The Clark Announces Center for Education in the Visual Arts
For Immediate Release
November 29, 2007
The Sterling and Francine Clark Art Institute announced today a new initiative that will bring the Clark’s education philosophy to a broader, national audience of educators. The Center for Education in the Visual Arts (CEVA) will serve as a resource for education professionals from schools, museums, and academia by offering workshops and symposia, providing opportunities for information sharing, and promoting research in visual arts education. It was also announced that Michael Cassin, curator of education at the Clark since 2000, will serve as director of CEVA.
“The Center for Education in the Visual Arts will extend the Clark’s educational reach beyond the Berkshire region and help advance visual arts education through training and the generation of ideas and model approaches,” said Michael Conforti, director of the Clark. “We are excited to begin this initiative that will have a lasting impact on how people engage with works of art.”
The Clark’s successful docent summer school, a week-long training program that brings museum docents and volunteer guides from around the country to the Clark, provides a model for one of the programs CEVA will offer in its first year. While following a similar outline to the existing program, the new program will be geared toward museum educators. One-day docent training workshops will also be offered at museums around the country, and a two-day symposium will bring together experienced educators from museums and schools, as well as those in the field of research and education technology.
CEVA will examine and evaluate the effectiveness of the range of visual art education methods currently in use, including online and other distance learning opportunities. The center will work with educators to extend and integrate the Clark’s education philosophy into their urban and rural institutions and communities.
The Clark’s education philosophy differs from many museums in that it emphasizes interactive engagement with the audience as opposed to the traditional one-way flow of information from presenter to audience. While many museums are embracing the move to a more interactive education style, the Clark’s approach is more flexible and less pre-determined resulting in a fuller, more personal and meaningful experience for the audience. The approach stimulates cultural, social, and historical awareness that carries beyond a particular work of art.
“It's genuinely amazing to watch students go from an initial lack of interest to real engagement with a work of art,” said Cassin. “What excites me the most about leading this initiative is the opportunity to be part of that process not only through direct interaction with students, but also by working with other educators to make that transformative process more widely available.”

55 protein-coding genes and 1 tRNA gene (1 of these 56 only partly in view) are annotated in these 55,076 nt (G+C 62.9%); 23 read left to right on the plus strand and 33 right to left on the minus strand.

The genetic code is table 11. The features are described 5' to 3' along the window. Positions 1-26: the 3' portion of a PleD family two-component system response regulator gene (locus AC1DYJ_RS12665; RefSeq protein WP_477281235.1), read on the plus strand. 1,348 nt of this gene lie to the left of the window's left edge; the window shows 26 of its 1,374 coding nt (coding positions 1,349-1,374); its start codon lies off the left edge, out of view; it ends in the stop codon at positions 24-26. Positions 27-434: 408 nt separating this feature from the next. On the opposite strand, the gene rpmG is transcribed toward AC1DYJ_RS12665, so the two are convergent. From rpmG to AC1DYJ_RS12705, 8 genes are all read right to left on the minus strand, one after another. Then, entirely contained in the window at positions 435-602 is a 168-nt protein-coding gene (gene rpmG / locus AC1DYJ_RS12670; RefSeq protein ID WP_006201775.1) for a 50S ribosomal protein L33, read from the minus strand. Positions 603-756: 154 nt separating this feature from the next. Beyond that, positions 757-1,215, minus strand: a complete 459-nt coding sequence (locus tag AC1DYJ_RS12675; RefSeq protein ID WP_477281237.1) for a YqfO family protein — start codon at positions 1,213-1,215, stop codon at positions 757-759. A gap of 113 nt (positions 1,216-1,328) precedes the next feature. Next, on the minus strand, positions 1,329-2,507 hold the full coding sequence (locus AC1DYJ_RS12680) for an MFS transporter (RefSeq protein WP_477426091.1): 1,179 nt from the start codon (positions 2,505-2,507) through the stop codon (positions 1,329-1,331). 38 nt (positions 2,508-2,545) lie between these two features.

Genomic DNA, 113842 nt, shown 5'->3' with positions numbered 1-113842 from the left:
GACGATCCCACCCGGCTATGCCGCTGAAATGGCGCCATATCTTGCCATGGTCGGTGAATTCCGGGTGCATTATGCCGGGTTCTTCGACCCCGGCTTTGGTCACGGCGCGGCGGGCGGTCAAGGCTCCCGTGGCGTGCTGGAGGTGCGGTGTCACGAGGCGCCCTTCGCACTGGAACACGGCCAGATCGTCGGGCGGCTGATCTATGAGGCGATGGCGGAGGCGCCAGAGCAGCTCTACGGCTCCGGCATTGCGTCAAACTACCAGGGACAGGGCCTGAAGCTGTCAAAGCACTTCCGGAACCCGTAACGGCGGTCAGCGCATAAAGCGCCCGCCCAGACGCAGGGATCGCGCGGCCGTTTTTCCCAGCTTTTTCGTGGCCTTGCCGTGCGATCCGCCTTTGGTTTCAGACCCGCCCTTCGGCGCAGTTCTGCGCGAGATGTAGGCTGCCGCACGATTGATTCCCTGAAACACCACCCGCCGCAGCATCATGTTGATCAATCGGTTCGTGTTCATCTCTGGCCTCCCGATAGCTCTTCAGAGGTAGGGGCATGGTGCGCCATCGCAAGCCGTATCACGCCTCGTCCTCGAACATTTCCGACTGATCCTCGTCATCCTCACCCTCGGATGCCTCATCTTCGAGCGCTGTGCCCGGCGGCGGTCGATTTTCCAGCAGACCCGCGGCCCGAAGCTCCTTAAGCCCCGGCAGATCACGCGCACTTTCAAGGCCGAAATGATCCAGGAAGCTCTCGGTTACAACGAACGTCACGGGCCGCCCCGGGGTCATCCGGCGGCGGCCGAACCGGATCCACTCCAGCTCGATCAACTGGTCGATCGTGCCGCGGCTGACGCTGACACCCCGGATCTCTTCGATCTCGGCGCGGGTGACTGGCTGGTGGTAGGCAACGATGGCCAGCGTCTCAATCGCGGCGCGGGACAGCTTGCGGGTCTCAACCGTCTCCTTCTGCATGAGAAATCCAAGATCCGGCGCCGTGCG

The Clark currently offers a variety of interactive, thematic gallery talks relating to different areas of school curriculum, including history, science, creative writing, and French language and literature, as well as studio art and art history. Gallery talks can also be customized to meet the specific requirements of an educator or group. “Start with Art,” a program for preschoolers and their parents, offers activities that are specifically designed to meet the special learning requirements of younger children and encourage engagement between the parent and child.
Before coming to the Clark,Cassin worked in the education department of The National Gallery, London, and was, for nearly 10 years, head of education at The National Galleries of Scotland, during which time he also served as a member of the Scottish Museums Council Education Advisory Panel. Cassin has lectured widely on museum education at national and international conferences, has contributed many articles on the subject to museum publications, and is currently the representative for North America on the board of the International Council of Museums’ education committee. His publications include More Than Meets the Eye, a book about art for young people, and Art and…, which makes connections between the visual arts and other curriculum subjects.
Set amid 140 bucolic acres in the picturesque Berkshires, the Clark is one of the few major art museums in the United States that also serves as a leading international center for research and scholarship. In addition to its extraordinary collections, the Clark organizes groundbreaking special exhibitions that advance new scholarship and presents an array of public and educational programs. The Clark’s research and academic program includes an international fellowship program and regular conferences, symposia, and colloquia. Its programs draw university and museum professionals from around the world. The Clark, together with Williams College, sponsors one of the nation’s leading master’s programs in art history and encompasses one of the most comprehensive art history libraries in the world.